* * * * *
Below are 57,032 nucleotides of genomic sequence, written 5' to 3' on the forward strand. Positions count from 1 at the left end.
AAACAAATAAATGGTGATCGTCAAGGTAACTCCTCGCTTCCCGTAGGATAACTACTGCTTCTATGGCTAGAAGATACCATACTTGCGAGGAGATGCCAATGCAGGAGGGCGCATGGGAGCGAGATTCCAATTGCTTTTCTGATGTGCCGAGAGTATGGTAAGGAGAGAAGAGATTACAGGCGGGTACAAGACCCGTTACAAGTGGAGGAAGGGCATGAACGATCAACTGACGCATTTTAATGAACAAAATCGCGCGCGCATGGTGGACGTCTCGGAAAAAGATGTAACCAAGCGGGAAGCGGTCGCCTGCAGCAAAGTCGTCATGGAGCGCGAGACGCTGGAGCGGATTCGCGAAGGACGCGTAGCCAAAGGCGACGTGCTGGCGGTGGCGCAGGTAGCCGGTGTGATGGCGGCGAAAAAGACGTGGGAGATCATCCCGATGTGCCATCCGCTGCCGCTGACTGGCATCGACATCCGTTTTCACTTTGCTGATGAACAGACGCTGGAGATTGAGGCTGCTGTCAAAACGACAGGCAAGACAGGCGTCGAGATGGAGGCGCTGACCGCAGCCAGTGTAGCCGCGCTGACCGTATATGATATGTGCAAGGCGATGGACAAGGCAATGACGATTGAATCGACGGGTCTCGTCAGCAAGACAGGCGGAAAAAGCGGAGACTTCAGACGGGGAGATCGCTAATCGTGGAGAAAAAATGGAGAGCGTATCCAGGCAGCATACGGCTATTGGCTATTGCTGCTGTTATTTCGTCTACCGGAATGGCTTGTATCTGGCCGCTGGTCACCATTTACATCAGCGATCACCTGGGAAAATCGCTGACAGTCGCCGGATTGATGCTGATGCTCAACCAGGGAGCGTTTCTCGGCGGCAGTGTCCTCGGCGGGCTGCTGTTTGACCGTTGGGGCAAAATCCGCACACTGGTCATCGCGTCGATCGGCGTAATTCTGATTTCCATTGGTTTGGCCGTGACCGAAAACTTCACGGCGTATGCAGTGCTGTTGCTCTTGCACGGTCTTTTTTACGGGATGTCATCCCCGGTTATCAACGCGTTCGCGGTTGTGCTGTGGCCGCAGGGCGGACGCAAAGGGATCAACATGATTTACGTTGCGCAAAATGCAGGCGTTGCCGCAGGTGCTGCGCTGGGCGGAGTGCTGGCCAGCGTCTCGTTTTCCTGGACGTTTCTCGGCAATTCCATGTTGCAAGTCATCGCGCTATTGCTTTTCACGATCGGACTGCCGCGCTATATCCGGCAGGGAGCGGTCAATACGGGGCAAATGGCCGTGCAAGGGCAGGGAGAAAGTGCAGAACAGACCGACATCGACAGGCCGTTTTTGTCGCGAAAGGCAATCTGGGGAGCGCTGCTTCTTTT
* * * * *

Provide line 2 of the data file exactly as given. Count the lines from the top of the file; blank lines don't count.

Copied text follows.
AAACAAATAAATGGTGATCGTCAAGGTAACTCCTCGCTTCCCGTAGGATAACTACTGCTTCTATGGCTAGAAGATACCATACTTGCGAGGAGATGCCAATGCAGGAGGGCGCATGGGAGCGAGATTCCAATTGCTTTTCTGATGTGCCGAGAGTATGGTAAGGAGAGAAGAGATTACAGGCGGGTACAAGACCCGTTACAAGTGGAGGAAGGGCATGAACGATCAACTGACGCATTTTAATGAACAAAATCGCGCGCGCATGGTGGACGTCTCGGAAAAAGATGTAACCAAGCGGGAAGCGGTCGCCTGCAGCAAAGTCGTCATGGAGCGCGAGACGCTGGAGCGGATTCGCGAAGGACGCGTAGCCAAAGGCGACGTGCTGGCGGTGGCGCAGGTAGCCGGTGTGATGGCGGCGAAAAAGACGTGGGAGATCATCCCGATGTGCCATCCGCTGCCGCTGACTGGCATCGACATCCGTTTTCACTTTGCTGATGAACAGACGCTGGAGATTGAGGCTGCTGTCAAAACGACAGGCAAGACAGGCGTCGAGATGGAGGCGCTGACCGCAGCCAGTGTAGCCGCGCTGACCGTATATGATATGTGCAAGGCGATGGACAAGGCAATGACGATTGAATCGACGGGTCTCGTCAGCAAGACAGGCGGAAAAAGCGGAGACTTCAGACGGGGAGATCGCTAATCGTGGAGAAAAAATGGAGAGCGTATCCAGGCAGCATACGGCTATTGGCTATTGCTGCTGTTATTTCGTCTACCGGAATGGCTTGTATCTGGCCGCTGGTCACCATTTACATCAGCGATCACCTGGGAAAATCGCTGACAGTCGCCGGATTGATGCTGATGCTCAACCAGGGAGCGTTTCTCGGCGGCAGTGTCCTCGGCGGGCTGCTGTTTGACCGTTGGGGCAAAATCCGCACACTGGTCATCGCGTCGATCGGCGTAATTCTGATTTCCATTGGTTTGGCCGTGACCGAAAACTTCACGGCGTATGCAGTGCTGTTGCTCTTGCACGGTCTTTTTTACGGGATGTCATCCCCGGTTATCAACGCGTTCGCGGTTGTGCTGTGGCCGCAGGGCGGACGCAAAGGGATCAACATGATTTACGTTGCGCAAAATGCAGGCGTTGCCGCAGGTGCTGCGCTGGGCGGAGTGCTGGCCAGCGTCTCGTTTTCCTGGACGTTTCTCGGCAATTCCATGTTGCAAGTCATCGCGCTATTGCTTTTCACGATCGGACTGCCGCGCTATATCCGGCAGGGAGCGGTCAATACGGGGCAAATGGCCGTGCAAGGGCAGGGAGAAAGTGCAGAACAGACCGACATCGACAGGCCGTTTTTGTCGCGAAAGGCAATCTGGGGAGCGCTGCTTCTTTT